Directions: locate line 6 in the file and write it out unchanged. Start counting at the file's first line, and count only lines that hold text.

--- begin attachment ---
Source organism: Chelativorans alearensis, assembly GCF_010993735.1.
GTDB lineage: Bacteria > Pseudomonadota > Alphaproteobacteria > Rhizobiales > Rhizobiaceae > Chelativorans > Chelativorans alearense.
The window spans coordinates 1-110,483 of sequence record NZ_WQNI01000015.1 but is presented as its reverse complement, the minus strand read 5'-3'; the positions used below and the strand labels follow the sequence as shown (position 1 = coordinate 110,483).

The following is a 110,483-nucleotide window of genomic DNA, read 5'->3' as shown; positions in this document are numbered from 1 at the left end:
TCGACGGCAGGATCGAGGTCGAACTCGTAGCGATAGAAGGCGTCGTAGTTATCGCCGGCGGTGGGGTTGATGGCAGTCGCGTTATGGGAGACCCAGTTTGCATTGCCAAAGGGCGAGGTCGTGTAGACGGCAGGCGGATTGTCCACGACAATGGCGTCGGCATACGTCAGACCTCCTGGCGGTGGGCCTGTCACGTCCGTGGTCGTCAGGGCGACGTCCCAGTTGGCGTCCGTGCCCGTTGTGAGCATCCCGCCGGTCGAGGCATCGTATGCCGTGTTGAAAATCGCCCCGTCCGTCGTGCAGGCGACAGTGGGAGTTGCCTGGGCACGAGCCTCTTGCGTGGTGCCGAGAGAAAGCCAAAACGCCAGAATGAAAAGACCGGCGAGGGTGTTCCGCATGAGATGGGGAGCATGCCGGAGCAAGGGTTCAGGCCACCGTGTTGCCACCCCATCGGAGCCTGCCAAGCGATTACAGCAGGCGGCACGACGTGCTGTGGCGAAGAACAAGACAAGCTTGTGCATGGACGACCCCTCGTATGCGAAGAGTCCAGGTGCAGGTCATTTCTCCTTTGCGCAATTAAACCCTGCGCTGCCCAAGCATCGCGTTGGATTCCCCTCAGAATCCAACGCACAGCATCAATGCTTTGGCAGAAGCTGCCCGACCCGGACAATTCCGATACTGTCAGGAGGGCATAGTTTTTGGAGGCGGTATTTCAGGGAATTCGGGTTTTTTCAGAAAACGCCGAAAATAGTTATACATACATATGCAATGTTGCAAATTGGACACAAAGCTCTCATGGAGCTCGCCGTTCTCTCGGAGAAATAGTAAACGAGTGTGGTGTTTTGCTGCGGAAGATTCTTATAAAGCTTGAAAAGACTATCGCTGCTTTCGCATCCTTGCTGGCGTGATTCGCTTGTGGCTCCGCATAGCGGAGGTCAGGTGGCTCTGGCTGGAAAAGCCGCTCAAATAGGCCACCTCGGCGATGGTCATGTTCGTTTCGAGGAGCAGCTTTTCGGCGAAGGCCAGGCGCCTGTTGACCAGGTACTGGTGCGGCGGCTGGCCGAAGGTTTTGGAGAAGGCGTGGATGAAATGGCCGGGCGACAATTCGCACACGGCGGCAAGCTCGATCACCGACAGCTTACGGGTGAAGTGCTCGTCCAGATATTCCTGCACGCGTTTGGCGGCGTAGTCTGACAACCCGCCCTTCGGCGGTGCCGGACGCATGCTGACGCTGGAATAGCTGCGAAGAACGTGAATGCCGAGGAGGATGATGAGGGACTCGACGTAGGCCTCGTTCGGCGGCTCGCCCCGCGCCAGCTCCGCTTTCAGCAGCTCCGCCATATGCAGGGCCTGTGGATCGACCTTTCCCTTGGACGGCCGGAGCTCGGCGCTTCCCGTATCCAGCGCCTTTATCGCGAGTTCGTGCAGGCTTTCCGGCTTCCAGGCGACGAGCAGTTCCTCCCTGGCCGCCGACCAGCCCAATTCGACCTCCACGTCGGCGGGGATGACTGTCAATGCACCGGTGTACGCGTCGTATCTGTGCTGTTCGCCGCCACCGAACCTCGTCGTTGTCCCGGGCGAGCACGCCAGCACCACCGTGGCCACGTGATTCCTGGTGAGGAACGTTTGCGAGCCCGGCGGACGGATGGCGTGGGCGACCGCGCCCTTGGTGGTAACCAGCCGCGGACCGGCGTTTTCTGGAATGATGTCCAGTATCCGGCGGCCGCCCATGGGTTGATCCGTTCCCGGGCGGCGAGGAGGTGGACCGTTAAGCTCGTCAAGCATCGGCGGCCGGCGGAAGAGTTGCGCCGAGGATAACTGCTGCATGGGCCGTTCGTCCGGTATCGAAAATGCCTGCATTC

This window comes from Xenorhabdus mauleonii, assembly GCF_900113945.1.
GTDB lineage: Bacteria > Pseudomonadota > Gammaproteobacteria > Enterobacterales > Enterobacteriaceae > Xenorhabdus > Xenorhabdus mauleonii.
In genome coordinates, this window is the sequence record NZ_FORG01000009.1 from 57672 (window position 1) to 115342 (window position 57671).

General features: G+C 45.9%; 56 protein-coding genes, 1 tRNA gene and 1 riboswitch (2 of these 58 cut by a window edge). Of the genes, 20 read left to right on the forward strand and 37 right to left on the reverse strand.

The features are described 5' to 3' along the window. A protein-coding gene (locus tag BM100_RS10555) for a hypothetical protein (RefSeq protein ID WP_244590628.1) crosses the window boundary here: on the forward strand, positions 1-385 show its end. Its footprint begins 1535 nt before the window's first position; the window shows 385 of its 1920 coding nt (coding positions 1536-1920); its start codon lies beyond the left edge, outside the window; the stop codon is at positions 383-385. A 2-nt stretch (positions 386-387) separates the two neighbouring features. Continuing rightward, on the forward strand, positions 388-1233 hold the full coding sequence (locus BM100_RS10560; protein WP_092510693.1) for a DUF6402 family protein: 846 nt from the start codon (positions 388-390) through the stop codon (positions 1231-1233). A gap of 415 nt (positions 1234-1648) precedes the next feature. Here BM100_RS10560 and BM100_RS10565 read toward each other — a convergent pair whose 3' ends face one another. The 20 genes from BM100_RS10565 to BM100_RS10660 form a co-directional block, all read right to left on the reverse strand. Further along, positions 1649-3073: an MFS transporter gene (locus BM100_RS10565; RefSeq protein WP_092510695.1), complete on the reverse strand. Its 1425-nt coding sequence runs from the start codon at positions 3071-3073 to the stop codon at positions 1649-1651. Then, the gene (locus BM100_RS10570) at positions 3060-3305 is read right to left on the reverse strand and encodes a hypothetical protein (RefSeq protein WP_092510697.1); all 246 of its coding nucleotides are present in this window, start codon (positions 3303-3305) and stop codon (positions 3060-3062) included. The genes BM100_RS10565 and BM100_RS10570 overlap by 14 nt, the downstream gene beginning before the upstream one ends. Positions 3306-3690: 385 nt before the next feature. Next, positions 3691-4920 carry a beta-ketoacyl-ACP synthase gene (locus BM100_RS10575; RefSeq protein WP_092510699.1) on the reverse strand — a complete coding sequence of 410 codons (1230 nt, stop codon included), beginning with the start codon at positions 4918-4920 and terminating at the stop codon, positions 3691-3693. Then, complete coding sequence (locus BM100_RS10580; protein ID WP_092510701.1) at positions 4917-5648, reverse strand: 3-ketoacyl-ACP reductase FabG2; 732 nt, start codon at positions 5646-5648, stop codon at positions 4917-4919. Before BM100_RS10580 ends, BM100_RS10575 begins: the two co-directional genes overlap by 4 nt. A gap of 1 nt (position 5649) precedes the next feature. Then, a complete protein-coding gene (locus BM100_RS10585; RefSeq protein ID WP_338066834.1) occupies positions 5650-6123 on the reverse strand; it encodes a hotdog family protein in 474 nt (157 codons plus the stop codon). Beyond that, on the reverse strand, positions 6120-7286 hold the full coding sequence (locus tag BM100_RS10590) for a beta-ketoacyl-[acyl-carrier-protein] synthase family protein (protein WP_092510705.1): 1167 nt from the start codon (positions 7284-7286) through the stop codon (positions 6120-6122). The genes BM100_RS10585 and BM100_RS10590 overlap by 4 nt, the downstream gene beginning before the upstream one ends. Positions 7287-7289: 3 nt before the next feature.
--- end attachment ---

This window comes from Xenorhabdus mauleonii, assembly GCF_900113945.1.